David’s addiction began after a motorcycle accident, as a teenager, that rendered him severely injured. His doctor prescribed him Oxycodone and he became addicted to this drug. Although David overcame his addiction to prescription drugs, he was still suffering from chronic pain, anxiety, depression, insomnia, and PTSD. He sought out alternatives to conventional medications, as he did not want to travel down the path of addiction again. In 2015, he went to an authorized medical marijuana doctor in Massachusetts and was prescribed medicinal marijuana. He became a medical marijuana patient with a hardship cultivation registration and was properly registered with the Massachusetts Medical Marijuana Program. He legally grew his prescribed medical marijuana in his basement.
At this time, medical marijuana was passed legally in Massachusetts and there were absolutely no licensed marijuana facilities that patients could buy medical marijuana from. Since no dispensaries existed, under the Act for the Humanitarian Medical Use of Marijuana 2012 Mass Acts 369, patients with a hardship cultivation registration were allowed to cultivate a sufficient number of marijuana plants to produce and maintain a sixty-day supply of marijuana.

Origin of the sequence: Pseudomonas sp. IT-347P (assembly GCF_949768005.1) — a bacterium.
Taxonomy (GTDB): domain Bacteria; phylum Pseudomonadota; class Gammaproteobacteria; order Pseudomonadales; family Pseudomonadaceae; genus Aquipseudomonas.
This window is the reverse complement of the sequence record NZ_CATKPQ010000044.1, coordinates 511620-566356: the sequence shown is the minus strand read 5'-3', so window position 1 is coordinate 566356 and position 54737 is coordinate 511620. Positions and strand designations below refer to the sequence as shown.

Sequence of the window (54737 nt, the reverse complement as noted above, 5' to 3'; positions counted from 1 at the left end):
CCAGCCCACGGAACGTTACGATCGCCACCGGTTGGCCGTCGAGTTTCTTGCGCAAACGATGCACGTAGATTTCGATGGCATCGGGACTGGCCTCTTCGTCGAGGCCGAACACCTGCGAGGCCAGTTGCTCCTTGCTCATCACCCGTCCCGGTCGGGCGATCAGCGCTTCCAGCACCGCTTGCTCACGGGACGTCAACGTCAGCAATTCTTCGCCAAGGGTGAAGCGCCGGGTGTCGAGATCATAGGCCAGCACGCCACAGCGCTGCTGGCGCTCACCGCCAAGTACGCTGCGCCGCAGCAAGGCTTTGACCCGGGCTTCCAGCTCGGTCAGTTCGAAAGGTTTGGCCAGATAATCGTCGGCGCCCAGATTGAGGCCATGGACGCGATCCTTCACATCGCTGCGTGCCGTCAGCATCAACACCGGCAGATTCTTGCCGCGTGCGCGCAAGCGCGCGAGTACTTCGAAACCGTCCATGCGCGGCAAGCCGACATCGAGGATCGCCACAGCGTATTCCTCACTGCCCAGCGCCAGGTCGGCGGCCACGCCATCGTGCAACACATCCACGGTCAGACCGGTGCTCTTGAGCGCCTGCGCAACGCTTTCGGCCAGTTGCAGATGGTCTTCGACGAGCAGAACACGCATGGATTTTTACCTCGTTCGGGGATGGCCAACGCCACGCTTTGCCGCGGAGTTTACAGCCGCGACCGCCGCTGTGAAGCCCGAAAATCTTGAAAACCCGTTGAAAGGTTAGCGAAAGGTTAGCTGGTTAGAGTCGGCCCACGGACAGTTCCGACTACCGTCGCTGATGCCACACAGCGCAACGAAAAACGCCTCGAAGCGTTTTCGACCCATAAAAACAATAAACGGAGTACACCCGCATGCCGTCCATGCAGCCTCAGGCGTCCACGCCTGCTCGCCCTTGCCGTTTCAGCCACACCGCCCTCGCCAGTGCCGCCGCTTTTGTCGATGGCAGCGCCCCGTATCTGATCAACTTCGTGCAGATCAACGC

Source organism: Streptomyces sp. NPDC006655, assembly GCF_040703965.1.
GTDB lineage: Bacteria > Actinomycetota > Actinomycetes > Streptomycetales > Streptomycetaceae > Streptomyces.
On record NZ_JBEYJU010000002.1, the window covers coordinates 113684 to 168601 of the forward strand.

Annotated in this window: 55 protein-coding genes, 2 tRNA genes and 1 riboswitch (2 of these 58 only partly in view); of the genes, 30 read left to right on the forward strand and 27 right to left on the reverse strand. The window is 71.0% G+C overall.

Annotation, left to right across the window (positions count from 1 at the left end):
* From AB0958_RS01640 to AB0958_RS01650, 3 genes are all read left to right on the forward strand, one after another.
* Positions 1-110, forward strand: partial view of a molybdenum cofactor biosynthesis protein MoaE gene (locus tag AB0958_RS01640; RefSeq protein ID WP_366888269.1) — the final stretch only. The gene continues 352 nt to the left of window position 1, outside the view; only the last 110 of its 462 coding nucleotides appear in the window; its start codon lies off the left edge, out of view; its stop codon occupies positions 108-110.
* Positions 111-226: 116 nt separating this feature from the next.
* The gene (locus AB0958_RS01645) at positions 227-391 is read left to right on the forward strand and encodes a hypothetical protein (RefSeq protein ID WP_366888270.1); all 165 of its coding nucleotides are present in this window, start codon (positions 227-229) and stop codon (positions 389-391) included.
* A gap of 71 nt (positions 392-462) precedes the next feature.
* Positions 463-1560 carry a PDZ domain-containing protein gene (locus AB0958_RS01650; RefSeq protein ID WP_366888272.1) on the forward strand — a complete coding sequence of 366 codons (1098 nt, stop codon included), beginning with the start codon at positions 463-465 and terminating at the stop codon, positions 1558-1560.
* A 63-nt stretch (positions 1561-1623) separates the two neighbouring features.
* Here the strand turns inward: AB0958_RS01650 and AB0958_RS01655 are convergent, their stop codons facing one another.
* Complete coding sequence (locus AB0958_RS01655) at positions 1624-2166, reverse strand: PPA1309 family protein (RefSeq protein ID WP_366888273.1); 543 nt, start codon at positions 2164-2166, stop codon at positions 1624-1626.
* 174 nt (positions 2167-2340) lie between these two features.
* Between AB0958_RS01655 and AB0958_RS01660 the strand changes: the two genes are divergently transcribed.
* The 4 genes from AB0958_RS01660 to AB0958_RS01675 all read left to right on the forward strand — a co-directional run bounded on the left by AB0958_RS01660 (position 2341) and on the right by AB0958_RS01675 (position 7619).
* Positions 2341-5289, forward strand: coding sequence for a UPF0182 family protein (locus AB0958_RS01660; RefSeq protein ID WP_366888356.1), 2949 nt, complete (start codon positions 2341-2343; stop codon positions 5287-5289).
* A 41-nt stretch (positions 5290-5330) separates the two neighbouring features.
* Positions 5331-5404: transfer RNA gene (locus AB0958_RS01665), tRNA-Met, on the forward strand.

I know David as a loving, caring, open, gentle and honest person. He is a man who showed me how to love and opened my heart when I was ready to give up on love. He is a husband that loves me for who I am, not how he wants me to be; he wants to be my partner; care for me when I’m sick or feeling down; doesn’t judge me because I gained a few pounds; wants to grow and learn with me; wants to travel the world together. He is a man who laid on the beach with me reading a book; a man who opened up about his tumultuous past of being sexually abused by a neighbor and of not having a father while crying on my shoulder. A man who jumped over every obstacle to make sure he was waiting with open arms whenever I arrived at the airport. A man who packed my lunch for me and included little love notes wrapped in plastic wrap. This is the David I know and fell in love with- the man I want to spend the rest of my life with and build our family together.
David is a family man who wants the chance to be a father and a husband. I wish for David to be able to keep moving forward without his past following him at every turn. He has overcome so much, but in his current state, is haunted by his past. The struggle is real for him, but he won’t give up- he is dedicated to his well-being and the ability to care for his family.